You’ve probably seen the artist’s rendering of Ark Encounter, Ken Ham‘s Biblical theme park that focuses on Noah and the Great Flood. I’m posting it here to refresh your memory — followed by three stills from a drone-mounted video camera. The images, from November, show how the construction is progressing in the real world. Notice any differences?
Clad in high-density polyethylene Tyvek, supported by rebar-reinforced concrete, and assembled with the help of at least half a dozen hydraulic cranes, the actual replica ark (and the process of building it) doesn’t much resemble the artist’s illustration. More to the point, it’s pretty out-there to think that Noah could have built his boat in more or less this fashion — or perhaps at all.
But what do I know? I don’t have faith.
Ken Ham does. Faced with criticism that there’s nothing Biblically accurate about his faux-wooden ship that won’t even float, Ham uses the stock challenge that Creationists like himself like to lob at evolutionists. How do you know? Were you there?
Where are we ever told what tools Noah used? There is no mention in the Bible or even any hint as to what specific tools Noah used. So the answer is, we don’t know what the tools were. … Genesis 4:21 tells us that within a few generations [of Adam and Eve] people were making musical instruments. By the time of Noah, and with people living for hundreds of years before the Flood, who knows what sort of knowledge was accumulated and the kind of sophisticated technology that was developed? Noah may have had tools and other impressive technology that we would be jealous of!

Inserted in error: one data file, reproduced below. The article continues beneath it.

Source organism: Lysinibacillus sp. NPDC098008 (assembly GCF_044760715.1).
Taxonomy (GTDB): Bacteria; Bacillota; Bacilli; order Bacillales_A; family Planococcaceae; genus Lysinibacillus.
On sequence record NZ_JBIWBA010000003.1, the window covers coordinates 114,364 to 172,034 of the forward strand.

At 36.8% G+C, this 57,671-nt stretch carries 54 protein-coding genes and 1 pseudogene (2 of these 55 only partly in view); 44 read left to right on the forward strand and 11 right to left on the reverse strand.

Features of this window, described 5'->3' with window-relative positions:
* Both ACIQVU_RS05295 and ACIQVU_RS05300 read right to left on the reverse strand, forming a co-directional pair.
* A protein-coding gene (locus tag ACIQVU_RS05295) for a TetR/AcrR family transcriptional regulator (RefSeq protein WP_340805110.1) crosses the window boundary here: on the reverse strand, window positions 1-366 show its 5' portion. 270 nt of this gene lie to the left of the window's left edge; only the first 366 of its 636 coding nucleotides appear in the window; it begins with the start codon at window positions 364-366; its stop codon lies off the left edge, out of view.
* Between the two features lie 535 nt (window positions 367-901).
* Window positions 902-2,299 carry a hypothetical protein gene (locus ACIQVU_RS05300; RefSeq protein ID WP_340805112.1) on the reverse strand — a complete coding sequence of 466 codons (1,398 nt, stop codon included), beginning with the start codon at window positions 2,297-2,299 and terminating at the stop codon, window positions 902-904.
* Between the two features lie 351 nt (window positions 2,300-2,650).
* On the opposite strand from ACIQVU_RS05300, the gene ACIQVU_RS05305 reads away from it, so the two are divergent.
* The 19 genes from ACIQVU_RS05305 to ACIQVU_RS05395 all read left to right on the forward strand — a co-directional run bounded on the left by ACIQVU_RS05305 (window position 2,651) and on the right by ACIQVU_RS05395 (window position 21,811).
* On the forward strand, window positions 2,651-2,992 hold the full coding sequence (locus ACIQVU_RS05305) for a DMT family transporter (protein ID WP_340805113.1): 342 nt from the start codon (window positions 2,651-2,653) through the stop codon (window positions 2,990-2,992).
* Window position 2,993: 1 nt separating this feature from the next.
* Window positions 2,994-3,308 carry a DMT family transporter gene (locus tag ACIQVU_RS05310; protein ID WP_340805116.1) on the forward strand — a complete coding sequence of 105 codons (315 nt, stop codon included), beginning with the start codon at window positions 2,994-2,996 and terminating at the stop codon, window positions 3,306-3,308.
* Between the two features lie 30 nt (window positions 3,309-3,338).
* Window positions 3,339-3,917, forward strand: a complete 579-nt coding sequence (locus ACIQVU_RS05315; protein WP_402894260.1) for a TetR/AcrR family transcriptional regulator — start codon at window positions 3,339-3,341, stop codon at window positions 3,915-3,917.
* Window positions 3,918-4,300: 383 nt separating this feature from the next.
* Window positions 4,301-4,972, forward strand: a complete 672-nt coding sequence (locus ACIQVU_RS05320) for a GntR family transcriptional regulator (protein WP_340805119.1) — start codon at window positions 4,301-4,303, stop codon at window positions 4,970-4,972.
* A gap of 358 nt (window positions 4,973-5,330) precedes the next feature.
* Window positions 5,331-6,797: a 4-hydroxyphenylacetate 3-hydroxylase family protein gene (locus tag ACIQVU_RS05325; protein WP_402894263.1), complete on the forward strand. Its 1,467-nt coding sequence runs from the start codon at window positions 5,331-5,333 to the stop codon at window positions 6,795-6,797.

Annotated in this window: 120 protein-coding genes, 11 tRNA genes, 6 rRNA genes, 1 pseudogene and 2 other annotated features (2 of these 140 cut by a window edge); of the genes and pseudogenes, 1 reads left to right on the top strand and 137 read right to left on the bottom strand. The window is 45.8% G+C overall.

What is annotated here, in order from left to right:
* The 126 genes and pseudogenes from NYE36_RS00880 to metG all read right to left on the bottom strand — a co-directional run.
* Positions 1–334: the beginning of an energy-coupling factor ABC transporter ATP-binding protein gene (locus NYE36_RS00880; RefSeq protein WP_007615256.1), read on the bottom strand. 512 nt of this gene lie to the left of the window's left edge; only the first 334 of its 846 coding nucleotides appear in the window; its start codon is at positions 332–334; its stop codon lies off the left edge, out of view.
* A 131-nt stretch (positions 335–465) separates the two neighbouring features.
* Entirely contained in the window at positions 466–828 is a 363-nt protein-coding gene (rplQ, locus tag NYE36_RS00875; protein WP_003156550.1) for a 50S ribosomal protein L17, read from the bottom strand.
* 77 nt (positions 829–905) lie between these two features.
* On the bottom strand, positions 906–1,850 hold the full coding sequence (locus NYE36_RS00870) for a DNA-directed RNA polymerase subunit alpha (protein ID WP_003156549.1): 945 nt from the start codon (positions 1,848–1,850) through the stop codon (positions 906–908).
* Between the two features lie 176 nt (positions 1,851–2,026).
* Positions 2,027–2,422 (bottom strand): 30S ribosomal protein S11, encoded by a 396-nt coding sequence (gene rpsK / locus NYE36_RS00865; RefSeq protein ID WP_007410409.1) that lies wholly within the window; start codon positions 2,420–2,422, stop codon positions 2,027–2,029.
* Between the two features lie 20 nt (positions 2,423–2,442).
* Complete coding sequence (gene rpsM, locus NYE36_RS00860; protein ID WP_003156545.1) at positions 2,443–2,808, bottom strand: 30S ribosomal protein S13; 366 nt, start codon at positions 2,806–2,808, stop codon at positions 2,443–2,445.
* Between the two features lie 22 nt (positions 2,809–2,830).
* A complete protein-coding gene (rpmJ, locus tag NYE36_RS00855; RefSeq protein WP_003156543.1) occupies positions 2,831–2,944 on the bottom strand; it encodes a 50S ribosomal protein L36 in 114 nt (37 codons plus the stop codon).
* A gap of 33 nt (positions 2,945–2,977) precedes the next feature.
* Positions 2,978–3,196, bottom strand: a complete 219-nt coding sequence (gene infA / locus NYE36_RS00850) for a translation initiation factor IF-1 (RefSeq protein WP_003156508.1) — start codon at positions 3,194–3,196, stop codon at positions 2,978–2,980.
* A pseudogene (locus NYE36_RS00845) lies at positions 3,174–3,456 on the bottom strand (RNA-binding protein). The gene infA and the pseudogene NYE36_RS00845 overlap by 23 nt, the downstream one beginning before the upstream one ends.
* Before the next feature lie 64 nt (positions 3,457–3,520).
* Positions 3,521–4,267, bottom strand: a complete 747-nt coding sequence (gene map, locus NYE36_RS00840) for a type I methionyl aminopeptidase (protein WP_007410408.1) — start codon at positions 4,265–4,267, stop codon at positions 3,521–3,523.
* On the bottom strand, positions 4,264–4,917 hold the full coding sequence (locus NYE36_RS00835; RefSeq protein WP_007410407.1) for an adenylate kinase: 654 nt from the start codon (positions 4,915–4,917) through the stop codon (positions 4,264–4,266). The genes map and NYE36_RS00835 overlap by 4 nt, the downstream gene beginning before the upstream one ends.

Yesterday, satirist Mrs. Betty Bowers, America’s Best Christian, was critical of Ham’s decision not to use tools and materials from circa 2000 BC.
“If the Creation Science Museum folks really believed the Word of God, they would have built the Ark by hand, with eight people, using only materials/methods available thousands of years ago. Apparently, the people who run the Creation Science Museum do not think this is possible. So, they have only given ammunition to unsaved trash who claim the Bible is fiction. I rebuke them for unwittingly falling into this wholly unnecessary, and expensive, trap.”
The comedienne added that the $18 million boondoggle the Ark Encounter stands to receive from “often-secular taxpayers” is well deserved; the money is
“… a bargain to commemorate the totally true story of the Bronze-Age Jew who went to Australia and China to ensure that Real American® children can now delight in the frolicsome charms of koala and panda bears! Glory!“
But God’s bounty doesn’t stop there. As I wrote three days ago, there may soon be two giant Noah’s arks you can visit in the United States. The other one was built by a Dutch carpenter who has promised to put his rudderless, un-seaworthy vessel on a barge and “sail” it to the Americas sometime in the next few months.
It’s going to be an interesting summer.